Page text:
In Oodnadatta, an Outback town in South Australia, the roads melted. Sydney, Australia's biggest city, sweltered through heat of 108 degrees. In Tasmania a Dunkirk-style flotilla of small craft swung into operation to rescue locals and tourists stranded by fires on the isolated Tasman Peninsula.
Australia's summer vacation season has barely begun, yet a heat wave has swept across the country, smashing temperature records and raising questions both about the impact on annual weather patterns of global warming and about Australia's vulnerability to those changes.
Heat is part of the national mythology. It killed some of the country's first white explorers, and has sparked many devastating fires. The worst, "Black Saturday" in Victoria, killed 173 people four years ago. Thanks to better preparation, firefighting skills and a good dose of luck, fires raging in four states in the latest heat wave have spared humans thus far.
Australia is getting ever hotter, though. The 2013 heat wave has set a new record for the highest national average temperature at 104.5 degrees. So far Leonora, a town in Western Australia, has been the hottest place of all, hitting 120 degrees last Wednesday. That is still below the highest temperature ever recorded in Australia, 123.3 degrees at Oodnadatta 53 years ago.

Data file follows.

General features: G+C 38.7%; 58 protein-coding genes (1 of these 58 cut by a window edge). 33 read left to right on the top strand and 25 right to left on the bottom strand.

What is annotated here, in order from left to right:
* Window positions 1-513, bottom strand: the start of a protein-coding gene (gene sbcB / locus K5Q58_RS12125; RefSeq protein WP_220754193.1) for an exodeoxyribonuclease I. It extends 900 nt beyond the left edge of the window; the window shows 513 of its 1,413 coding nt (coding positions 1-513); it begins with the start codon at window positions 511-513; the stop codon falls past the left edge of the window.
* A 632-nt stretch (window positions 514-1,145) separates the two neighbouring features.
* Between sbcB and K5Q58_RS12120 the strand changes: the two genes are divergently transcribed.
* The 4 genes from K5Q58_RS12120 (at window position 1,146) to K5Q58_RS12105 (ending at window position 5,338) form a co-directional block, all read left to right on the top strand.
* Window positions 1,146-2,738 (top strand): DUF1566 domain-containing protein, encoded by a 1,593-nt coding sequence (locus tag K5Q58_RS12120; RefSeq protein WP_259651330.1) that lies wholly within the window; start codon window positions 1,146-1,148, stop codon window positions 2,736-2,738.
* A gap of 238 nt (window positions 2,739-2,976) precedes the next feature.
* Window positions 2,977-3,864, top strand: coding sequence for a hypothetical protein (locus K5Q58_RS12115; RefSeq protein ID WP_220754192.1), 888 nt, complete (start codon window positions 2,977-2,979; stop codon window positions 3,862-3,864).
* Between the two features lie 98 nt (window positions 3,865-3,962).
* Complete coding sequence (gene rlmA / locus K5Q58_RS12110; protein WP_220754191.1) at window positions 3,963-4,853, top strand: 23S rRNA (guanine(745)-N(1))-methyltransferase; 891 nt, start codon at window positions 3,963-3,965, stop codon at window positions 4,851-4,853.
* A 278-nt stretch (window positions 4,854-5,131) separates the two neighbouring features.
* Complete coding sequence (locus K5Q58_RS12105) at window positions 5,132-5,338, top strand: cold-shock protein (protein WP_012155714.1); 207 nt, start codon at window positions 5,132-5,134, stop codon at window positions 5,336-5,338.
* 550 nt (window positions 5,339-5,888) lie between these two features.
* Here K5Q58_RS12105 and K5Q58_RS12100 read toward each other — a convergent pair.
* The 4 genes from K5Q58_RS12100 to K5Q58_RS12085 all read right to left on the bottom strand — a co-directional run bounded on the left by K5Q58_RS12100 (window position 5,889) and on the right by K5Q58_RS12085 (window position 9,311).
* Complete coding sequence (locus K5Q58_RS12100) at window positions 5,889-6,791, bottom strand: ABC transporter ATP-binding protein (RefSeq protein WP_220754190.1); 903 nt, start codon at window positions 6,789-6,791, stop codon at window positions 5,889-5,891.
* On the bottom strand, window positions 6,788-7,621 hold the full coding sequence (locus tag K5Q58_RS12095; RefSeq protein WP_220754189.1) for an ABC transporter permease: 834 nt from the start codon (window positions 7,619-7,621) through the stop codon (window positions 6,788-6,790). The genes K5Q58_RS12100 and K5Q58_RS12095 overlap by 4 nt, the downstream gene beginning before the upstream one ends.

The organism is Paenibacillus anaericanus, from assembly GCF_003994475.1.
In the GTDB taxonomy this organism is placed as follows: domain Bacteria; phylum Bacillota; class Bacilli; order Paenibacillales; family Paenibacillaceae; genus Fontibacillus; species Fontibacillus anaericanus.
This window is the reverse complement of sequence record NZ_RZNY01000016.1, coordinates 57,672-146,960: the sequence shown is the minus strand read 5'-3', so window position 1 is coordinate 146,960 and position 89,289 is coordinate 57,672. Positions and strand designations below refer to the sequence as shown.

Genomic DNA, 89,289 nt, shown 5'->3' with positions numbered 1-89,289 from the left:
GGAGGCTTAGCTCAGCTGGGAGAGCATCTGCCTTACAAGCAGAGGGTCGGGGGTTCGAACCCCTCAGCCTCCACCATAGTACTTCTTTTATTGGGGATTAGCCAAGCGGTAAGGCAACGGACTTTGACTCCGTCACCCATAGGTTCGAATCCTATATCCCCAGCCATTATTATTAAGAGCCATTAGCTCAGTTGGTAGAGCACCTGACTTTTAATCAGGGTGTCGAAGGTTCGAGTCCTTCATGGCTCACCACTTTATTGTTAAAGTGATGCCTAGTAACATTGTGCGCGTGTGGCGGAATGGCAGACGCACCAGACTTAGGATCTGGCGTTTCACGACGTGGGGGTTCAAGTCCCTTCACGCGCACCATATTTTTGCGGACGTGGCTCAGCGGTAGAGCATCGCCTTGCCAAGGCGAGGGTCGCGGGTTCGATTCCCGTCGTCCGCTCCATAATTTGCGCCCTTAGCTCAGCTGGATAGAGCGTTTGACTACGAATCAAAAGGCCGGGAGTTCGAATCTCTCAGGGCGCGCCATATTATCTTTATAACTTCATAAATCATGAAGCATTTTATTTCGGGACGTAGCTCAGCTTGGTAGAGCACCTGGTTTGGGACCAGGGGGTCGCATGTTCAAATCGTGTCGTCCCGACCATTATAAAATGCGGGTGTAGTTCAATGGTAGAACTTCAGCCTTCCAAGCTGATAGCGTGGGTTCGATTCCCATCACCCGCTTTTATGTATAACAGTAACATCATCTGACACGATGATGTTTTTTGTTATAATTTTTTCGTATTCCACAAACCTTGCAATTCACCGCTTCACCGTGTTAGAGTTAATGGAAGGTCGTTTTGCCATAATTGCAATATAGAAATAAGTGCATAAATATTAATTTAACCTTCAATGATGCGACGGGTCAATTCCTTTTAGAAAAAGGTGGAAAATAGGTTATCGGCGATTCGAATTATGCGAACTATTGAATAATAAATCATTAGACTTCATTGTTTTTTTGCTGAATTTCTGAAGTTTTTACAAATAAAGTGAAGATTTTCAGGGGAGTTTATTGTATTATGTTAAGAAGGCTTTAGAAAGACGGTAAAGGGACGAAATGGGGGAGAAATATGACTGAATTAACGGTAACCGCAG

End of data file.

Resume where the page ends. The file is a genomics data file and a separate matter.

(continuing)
The authorities are preparing for such temperatures as the new normal. The Bureau of Meteorology added new colors, purple and pink, to its weather map to denote temperatures once considered off the scale: 122 to 125.6 degrees and 125.6 to 129.2 respectively. The bureau says that more "significant records" are likely to be set, with no end to the heat wave in sight.
The heat rolled into Western Australia in late December, then moved east. Cloud-free skies over the central Australian desert intensified the effect, along with weak monsoon rains farther north. This produced what the bureau's Alasdair Hainsworth calls an "incredible buildup of heat."
Winds from the north drove the heat into southeastern Australia, where most of the population lives. At least 20 places, including Hobart, Tasmania's capital, have set new heat records since Dec. 30.
Some climate experts are convinced that the 2013 heat wave will prove a turning point in how Australians respond to warnings about human-induced climate change. In a country that relies on fossil fuels for much of its well-being -- coal is the nation's second-biggest export and produces about four-fifths of its electricity -- climate-change skeptics often have swayed political debate.
When she visited areas devastated by fire in Tasmania, Prime Minister Julia Gillard avoided blaming global warming directly, but said that climate change would eventually bring "more extreme weather events."
The Bureau of Meteorology's Aaron Coutts-Smith is less equivocal about the prospects: He says that all six of the nation's states have, in the past decade, recorded a "predominance" of new record temperatures.